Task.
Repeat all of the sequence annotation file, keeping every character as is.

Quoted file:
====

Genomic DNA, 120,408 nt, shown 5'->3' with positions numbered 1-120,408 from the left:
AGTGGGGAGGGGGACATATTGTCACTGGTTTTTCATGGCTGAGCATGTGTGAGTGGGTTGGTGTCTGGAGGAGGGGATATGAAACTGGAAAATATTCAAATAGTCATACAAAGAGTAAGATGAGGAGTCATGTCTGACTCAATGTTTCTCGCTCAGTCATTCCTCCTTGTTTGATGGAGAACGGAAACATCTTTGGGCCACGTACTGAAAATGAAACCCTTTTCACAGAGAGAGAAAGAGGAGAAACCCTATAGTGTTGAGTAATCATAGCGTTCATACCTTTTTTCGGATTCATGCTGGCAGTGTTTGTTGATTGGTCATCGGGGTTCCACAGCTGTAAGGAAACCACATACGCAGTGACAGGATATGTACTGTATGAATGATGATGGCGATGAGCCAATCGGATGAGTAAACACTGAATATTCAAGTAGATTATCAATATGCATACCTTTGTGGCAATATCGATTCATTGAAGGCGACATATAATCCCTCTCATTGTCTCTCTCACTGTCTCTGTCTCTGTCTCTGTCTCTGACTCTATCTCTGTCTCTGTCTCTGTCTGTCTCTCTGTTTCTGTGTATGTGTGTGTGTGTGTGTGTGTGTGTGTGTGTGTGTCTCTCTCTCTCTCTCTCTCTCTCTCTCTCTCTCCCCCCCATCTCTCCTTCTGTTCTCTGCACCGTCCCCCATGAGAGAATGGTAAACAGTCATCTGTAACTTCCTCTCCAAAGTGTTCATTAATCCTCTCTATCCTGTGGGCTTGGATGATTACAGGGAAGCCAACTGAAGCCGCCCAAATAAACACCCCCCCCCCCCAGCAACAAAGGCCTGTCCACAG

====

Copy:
Genomic DNA, 120,408 nt, shown 5'->3' with positions numbered 1-120,408 from the left:
AGTGGGGAGGGGGACATATTGTCACTGGTTTTTCATGGCTGAGCATGTGTGAGTGGGTTGGTGTCTGGAGGAGGGGATATGAAACTGGAAAATATTCAAATAGTCATACAAAGAGTAAGATGAGGAGTCATGTCTGACTCAATGTTTCTCGCTCAGTCATTCCTCCTTGTTTGATGGAGAACGGAAACATCTTTGGGCCACGTACTGAAAATGAAACCCTTTTCACAGAGAGAGAAAGAGGAGAAACCCTATAGTGTTGAGTAATCATAGCGTTCATACCTTTTTTCGGATTCATGCTGGCAGTGTTTGTTGATTGGTCATCGGGGTTCCACAGCTGTAAGGAAACCACATACGCAGTGACAGGATATGTACTGTATGAATGATGATGGCGATGAGCCAATCGGATGAGTAAACACTGAATATTCAAGTAGATTATCAATATGCATACCTTTGTGGCAATATCGATTCATTGAAGGCGACATATAATCCCTCTCATTGTCTCTCTCACTGTCTCTGTCTCTGTCTCTGTCTCTGACTCTATCTCTGTCTCTGTCTCTGTCTGTCTCTCTGTTTCTGTGTATGTGTGTGTGTGTGTGTGTGTGTGTGTGTGTGTGTCTCTCTCTCTCTCTCTCTCTCTCTCTCTCTCTCCCCCCCATCTCTCCTTCTGTTCTCTGCACCGTCCCCCATGAGAGAATGGTAAACAGTCATCTGTAACTTCCTCTCCAAAGTGTTCATTAATCCTCTCTATCCTGTGGGCTTGGATGATTACAGGGAAGCCAACTGAAGCCGCCCAAATAAACACCCCCCCCCCCCAGCAACAAAGGCCTGTCCACAG